Maine First State to Create Truth and Reconciliation Commission about Forced Removal of Native American Children
Maine has become the first state to establish a truth and reconciliation commission to help those affected by the forced relocation of Native American children into white homes during the 20th century.
Between 1958 and 1967, the federally financed Indian Adoption Project caused hundreds of Native American children throughout the U.S. to be taken from their communities and put into white families through adoption or foster care. The rationale then was that by relocating the children, they would live safer and happier lives.
In Maine, the new commission will involve four Wabanaki tribes and the state.
“Its about truth, healing and change,” Martha Proulx, an assistant administrator with the Office of Child and Family Services within Maine’s Department of Health and Human Services, told WCSH Portland.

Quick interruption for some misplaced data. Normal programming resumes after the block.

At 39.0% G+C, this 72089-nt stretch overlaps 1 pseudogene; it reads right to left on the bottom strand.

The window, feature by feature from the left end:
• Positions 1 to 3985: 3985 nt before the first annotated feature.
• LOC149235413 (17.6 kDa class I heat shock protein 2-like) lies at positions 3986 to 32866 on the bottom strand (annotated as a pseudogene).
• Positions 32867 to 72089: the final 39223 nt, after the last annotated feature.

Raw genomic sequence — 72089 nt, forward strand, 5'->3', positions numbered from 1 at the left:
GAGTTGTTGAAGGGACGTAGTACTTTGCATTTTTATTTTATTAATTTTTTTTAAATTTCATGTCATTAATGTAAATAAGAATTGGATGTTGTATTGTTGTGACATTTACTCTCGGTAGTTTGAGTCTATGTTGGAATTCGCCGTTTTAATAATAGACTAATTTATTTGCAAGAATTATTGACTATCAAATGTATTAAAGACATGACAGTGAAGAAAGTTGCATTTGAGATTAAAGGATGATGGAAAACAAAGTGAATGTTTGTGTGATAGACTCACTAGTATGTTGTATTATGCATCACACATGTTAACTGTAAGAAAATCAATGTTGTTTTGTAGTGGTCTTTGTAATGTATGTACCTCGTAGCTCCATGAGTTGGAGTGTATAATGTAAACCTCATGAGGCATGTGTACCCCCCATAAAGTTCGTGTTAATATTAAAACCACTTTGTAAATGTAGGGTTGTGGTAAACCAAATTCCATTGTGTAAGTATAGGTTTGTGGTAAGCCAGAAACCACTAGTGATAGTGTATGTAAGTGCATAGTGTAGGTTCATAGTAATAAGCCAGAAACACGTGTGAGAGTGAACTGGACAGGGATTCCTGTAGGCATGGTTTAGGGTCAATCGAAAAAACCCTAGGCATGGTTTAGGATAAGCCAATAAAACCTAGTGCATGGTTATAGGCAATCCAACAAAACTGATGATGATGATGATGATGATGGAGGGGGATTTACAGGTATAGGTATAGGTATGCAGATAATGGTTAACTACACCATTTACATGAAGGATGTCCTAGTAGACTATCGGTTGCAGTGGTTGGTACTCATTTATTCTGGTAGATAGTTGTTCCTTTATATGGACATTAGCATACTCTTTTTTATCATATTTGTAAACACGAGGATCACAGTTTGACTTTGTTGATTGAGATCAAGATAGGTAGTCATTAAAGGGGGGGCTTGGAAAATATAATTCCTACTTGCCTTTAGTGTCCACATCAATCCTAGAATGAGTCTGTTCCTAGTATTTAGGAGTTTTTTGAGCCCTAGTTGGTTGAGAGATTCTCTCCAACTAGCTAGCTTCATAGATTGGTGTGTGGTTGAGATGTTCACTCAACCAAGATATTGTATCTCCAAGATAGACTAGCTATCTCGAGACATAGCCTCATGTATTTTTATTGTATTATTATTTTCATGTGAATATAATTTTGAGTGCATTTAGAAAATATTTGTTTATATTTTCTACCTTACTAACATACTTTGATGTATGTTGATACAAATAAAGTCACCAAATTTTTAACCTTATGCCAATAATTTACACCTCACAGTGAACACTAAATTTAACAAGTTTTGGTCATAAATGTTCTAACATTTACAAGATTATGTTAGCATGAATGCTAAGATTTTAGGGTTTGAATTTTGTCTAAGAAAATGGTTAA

“And its really about hearing those stories of people who went through the system and understanding what people went through, how it effects their families today with their own children that piece of generational trauma and to really work on healing so that when people need to work with the system on how children are being parented and parenting them safely they can really get past the past trauma,” Proulx added.
To Learn More:
Taken: Maine Addresses Native Child Welfare Issues (by Kathleen Shannon, WCSH Portland)
- Top Stories
- Unusual News
- Where is the Money Going?
- U.S. and the World
- Appointments and Resignations
- Latest News
- Becoming World’s Biggest Tobacco Company is Goal of British Firm’s $47-Billion Plan to Enter U.S. E-Cigarette Market
- Protests Erupt Over Naming of Sexy U.S. Comic Book Character as U.N. Ambassador for Female Empowerment
- Terrorism Threat Outweighs Privacy, Argue Foreign Prosecutors in Plea for Global Tech Access
- U.S. Ambassador to Cuba: Who Is Jeffrey DeLaurentis?